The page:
How Focus Features is selling a twisted revenge story.
Actress and writer Emerald Fennell makes her directorial debut with this week’s Promising Young Woman. The movie stars Carey Mulligan as Cassandra, a woman who experienced severe trauma in her past. Now she is channeling that trauma, combined with her sense of justice, in the direction of seeking to set things right. That means trouble for the men who get in her way.
Focus Features’ campaign for the film has sold a kinetic, story of revenge and dealing with the events of the past in some manner. With an impressive 92% Fresh on Rotten Tomatoes, the movie has been pegged as a potential awards contender, especially for Mulligan.
“Take her home and take your chances” the audience is warned on the first poster (by marketing agency Art Machine), released just a week ago. The image of Cassandra lounging on a sultry, dripping wet mouth combined with the style of the title treatment gives this the look of an 80s teen sex comedy, albeit one that might be a bit twisted.
The image on the second poster (by marketing agency Territory Studio) is a bit more straightforward, just Cassandra staring at the camera and holding a tire iron in a very purposeful way. Some positive review quotes are placed in the background to help make the case.
Cassandra is writing the title on a mirror in lipstick on the final poster (once again by Art Machine). That takes us back into twisted territory, while the copy here reads “Revenge never looked so promising.”
The first trailer (3.8 million views on YouTube) came out in mid-December and immediately sells a crazed story of vengeance and justice. As it opens it looks like Cassandra has had too much to drink and is passing out at a club, with a man seeing that as his opportunity to take advantage of her. She reveals herself to be just fine, though, much to his surprise. Turns out this is something she does regularly, exposing the lie of the “nice guy” who has darker motives. Her mission is driven by a past that involves leaving college after accusing a man of raping her and receiving no support from the school or other people. Seems her journey may even bring her back into contact with her assailant, giving her the opportunity to achieve some real closure and have some real fun.
Cassandra is attempting to restart her studies in the second trailer (2.9 million views on YouTube), released in mid-October. She explains that she left years ago after a girl was attacked and her assailant never punished. Turns out the administrator she’s speaking with is the same one who fielded the initial report and failed to take action. Mixed in with that is footage of the kind of vengeance she doles out herself on men who feel they’re entitled to certain things regardless of consent. It still looks crazy, but the framing of the interview grounds the story a bit more effectively.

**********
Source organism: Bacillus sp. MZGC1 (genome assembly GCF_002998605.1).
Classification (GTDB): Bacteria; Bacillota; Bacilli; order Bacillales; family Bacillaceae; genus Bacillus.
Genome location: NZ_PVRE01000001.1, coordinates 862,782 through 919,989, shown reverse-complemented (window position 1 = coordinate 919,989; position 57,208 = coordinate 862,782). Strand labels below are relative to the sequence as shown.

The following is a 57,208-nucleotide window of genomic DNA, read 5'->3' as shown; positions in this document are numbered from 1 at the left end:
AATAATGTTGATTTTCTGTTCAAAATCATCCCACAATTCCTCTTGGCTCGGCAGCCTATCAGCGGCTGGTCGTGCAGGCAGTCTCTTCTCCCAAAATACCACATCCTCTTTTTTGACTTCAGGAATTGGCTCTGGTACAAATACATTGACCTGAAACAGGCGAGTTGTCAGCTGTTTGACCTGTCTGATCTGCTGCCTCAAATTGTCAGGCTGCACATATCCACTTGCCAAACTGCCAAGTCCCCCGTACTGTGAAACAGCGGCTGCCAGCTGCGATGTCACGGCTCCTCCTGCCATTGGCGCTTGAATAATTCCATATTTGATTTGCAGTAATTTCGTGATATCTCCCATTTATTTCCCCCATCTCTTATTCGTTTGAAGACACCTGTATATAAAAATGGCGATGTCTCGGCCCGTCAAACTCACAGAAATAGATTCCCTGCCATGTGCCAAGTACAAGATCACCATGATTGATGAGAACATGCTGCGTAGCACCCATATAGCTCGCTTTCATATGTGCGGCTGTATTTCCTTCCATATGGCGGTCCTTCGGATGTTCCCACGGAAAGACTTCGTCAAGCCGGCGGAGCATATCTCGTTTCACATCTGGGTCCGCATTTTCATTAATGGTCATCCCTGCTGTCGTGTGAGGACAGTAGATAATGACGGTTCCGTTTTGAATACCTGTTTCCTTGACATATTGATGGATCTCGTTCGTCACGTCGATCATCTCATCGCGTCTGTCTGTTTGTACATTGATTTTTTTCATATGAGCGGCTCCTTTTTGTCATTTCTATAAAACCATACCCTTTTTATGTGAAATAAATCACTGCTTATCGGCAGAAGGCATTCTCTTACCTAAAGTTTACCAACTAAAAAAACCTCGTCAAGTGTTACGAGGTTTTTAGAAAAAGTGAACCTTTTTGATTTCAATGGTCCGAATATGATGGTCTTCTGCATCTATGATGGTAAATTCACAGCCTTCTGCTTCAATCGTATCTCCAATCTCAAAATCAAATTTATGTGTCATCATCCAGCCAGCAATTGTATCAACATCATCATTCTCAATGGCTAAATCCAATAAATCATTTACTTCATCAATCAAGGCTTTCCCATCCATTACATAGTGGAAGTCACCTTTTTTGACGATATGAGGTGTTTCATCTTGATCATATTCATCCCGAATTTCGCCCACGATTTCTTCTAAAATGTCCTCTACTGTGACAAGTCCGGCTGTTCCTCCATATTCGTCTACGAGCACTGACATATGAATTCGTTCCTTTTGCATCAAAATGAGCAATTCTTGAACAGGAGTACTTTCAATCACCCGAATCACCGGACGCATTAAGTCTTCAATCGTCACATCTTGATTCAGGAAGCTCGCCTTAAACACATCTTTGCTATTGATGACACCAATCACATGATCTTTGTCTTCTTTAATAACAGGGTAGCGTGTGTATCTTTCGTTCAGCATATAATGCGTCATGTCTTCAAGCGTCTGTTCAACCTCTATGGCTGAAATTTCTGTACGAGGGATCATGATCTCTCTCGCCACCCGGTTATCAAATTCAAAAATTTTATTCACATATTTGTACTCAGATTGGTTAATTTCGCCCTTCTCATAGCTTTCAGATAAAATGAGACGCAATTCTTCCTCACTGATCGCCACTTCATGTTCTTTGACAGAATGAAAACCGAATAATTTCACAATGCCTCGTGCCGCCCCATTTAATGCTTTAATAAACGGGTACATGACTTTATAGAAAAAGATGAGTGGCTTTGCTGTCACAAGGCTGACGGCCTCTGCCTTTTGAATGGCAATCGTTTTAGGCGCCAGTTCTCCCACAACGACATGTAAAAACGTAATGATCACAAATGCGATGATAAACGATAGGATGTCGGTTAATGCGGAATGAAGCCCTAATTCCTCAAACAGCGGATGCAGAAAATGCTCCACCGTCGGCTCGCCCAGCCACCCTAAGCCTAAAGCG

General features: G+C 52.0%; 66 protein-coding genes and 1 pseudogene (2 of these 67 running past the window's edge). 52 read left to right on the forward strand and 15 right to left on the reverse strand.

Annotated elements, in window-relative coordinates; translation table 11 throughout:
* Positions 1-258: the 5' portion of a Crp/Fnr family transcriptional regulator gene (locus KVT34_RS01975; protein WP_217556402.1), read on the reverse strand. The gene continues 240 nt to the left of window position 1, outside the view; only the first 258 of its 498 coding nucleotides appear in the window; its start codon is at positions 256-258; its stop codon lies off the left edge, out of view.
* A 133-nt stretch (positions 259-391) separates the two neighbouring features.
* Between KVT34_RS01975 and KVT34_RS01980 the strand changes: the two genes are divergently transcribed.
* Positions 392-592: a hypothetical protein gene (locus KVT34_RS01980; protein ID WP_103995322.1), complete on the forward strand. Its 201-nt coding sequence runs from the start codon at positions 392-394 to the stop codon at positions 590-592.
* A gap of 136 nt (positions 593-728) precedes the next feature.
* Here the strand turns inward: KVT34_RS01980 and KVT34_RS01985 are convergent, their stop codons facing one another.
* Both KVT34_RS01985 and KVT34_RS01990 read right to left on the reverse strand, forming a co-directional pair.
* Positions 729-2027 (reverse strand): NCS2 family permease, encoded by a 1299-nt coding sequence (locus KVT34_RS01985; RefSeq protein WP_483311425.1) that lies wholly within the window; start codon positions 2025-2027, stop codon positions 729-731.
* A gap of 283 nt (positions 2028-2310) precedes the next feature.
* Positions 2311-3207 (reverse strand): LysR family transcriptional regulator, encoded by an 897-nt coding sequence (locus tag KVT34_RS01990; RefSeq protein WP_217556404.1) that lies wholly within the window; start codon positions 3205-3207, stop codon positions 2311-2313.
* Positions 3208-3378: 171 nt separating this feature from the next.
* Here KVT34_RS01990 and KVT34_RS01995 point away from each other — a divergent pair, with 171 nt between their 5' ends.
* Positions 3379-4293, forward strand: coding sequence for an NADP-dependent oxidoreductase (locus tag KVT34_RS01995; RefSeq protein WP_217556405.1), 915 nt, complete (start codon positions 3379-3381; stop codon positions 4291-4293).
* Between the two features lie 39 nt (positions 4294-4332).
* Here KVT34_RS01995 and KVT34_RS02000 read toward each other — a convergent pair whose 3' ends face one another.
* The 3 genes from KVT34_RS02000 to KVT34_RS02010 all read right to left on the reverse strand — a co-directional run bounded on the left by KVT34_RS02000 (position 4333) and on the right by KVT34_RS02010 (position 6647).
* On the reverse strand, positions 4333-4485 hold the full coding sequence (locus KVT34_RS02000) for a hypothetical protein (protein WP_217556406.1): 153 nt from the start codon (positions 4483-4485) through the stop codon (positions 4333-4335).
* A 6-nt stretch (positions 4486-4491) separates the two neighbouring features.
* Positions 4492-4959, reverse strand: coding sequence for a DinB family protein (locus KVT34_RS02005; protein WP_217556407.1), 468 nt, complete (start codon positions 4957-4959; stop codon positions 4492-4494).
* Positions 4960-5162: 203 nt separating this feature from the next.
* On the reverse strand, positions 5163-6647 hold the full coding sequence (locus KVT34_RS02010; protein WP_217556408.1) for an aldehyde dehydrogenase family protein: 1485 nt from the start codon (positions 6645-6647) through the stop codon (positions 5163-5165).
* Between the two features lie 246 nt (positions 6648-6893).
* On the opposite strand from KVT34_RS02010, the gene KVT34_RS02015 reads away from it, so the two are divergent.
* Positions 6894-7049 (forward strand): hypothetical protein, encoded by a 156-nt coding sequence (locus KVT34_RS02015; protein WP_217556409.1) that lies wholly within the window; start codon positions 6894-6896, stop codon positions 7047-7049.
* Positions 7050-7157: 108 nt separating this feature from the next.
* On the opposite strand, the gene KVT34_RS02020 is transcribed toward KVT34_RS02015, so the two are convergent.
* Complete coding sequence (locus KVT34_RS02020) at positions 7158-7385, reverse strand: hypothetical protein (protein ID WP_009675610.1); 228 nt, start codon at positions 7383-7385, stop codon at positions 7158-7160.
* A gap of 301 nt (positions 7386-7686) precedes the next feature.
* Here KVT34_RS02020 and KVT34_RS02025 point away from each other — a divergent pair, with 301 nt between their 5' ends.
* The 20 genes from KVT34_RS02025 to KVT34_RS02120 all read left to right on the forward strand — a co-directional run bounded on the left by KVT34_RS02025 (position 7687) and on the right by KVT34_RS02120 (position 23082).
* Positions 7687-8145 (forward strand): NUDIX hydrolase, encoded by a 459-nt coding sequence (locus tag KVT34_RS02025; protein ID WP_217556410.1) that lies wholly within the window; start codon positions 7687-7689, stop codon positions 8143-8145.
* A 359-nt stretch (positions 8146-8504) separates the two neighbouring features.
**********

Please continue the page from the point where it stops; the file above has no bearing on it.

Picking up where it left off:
Online and Social
Visitors to the movie’s official website will find Focus’ standard design in place, offering the trailer, bios on Mulligan, Fennelll and many of the costars and more. There are also social network profiles specifically for the film.
Advertising and Promotions
Sundance 2020 was announced as the movie’s public coming out, with Focus Features picking up distribution rights in advance of the festival.
The video for “Drinks” by Cyn was released in early March as details of the star-studded soundtrack were made public.
Dolby offered an exclusive interview with Fennelll where she talked about using the company’s technology and tools to bring her story to life.
AMC Theaters also got an exclusive behind-the-scenes featurette.
Focus Features showed a bit more in an installment of the “60-Second Film School” web series.
Media and Press
While Fennell wasn’t in Sundance with the movie, he was interviewed at that time about the inspiration behind the story, how production worked and what they hoped the audience’s reaction would be. Burnham spoke about the difficult time he had while filming and how intimidated he felt when acting alongside Mulligan.
Fennell and Cyn were interviewed about the process of assembling the movie’s soundtrack and what the songs on it were meant to represent.
A Variety cover story featured both Fennell and Mulligan talking about why they made this movie right now, the…emotional reactions test audiences had and lots more.
How set designer Michael Perry created the visual look of the film was covered in an interview with him.
A joint interview with Fennell and Mulligan had them talking about female revenge stories and how they accomplished the movie’s unique look and feel. They also shared a story of a fistfight among audience members breaking out during a test screening.
Other interviews with Fennell had her talking about getting the rights to use a song by Paris Hilton in a key sequence and why she cast perfectly nice and sweet actors to play some of the story’s terrible male characters.
A big profile of Fennell had her reflecting on how her career to date has led her to this point and what she wanted the story to convey. A similar piece on Mulligan had her talking about the…unfortunate…reactions of some men to the movie.
I’m on board with this campaign for a number of reasons, including the fact that it creates a strong, instantly recognizable brand identity from the outset and never lets up. It’s twisted, colorful and a little bit funny, anchored by a strong performance from Mulligan.
Not to be overlooked is Fennell’s contribution to the campaign, outside of her helming the film itself. She’s been out in front of the publicity and other aspects of the marketing, making it clear she is in charge and working to carve out some recognition for herself while also selling the movie.